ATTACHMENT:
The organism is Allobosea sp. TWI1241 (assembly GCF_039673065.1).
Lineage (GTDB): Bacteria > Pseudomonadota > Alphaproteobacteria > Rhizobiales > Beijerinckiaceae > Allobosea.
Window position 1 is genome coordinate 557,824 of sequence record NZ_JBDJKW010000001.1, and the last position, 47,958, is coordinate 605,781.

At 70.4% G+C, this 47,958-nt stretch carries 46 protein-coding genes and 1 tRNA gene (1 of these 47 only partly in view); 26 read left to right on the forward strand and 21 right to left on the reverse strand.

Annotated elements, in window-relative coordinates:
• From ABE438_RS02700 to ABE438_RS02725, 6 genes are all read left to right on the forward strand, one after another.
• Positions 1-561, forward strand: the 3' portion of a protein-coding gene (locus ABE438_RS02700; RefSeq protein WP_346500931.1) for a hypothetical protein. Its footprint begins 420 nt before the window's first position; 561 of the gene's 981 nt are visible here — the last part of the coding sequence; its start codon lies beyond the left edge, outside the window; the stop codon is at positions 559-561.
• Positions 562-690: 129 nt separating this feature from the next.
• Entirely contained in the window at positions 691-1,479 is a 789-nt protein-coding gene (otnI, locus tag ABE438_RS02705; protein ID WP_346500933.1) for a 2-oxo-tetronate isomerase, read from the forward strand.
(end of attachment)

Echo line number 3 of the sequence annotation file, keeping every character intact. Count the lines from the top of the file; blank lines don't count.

Window position 1 is genome coordinate 557,824 of sequence record NZ_JBDJKW010000001.1, and the last position, 47,958, is coordinate 605,781.